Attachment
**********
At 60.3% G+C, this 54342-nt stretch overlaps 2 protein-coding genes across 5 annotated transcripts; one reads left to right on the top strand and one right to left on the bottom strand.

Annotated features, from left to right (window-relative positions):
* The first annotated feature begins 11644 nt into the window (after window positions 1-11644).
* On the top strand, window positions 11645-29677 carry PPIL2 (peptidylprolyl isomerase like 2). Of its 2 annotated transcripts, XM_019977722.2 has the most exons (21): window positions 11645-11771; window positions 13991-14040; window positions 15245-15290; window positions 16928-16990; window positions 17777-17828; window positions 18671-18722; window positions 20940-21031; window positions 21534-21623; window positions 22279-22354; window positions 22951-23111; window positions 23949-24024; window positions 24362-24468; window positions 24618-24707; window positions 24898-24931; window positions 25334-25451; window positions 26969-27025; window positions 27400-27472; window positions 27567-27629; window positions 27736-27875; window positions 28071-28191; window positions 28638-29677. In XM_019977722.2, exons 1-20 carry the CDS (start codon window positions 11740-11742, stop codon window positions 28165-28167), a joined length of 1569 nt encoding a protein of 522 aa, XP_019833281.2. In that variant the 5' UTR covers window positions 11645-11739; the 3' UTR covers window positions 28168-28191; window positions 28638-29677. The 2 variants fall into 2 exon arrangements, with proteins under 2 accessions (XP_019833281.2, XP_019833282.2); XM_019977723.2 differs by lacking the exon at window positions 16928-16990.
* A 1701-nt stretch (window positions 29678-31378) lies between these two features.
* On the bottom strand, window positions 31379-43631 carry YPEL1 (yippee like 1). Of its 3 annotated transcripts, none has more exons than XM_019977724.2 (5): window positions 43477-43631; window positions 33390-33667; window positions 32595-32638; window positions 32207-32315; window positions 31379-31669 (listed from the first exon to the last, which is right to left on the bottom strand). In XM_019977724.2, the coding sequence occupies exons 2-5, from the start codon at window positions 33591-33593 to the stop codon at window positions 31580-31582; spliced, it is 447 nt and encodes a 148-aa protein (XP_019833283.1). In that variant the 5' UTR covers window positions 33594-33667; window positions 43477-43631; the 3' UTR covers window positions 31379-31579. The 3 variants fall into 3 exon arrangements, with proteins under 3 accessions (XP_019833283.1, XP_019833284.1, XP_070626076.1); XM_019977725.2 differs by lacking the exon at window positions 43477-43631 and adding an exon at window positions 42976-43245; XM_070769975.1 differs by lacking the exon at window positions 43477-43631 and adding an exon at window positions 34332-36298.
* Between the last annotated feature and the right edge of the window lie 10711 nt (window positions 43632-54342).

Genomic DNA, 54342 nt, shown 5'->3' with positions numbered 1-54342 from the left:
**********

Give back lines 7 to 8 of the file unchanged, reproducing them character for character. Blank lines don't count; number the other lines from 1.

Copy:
* Between the last annotated feature and the right edge of the window lie 10711 nt (window positions 43632-54342).

Genomic DNA, 54342 nt, shown 5'->3' with positions numbered 1-54342 from the left: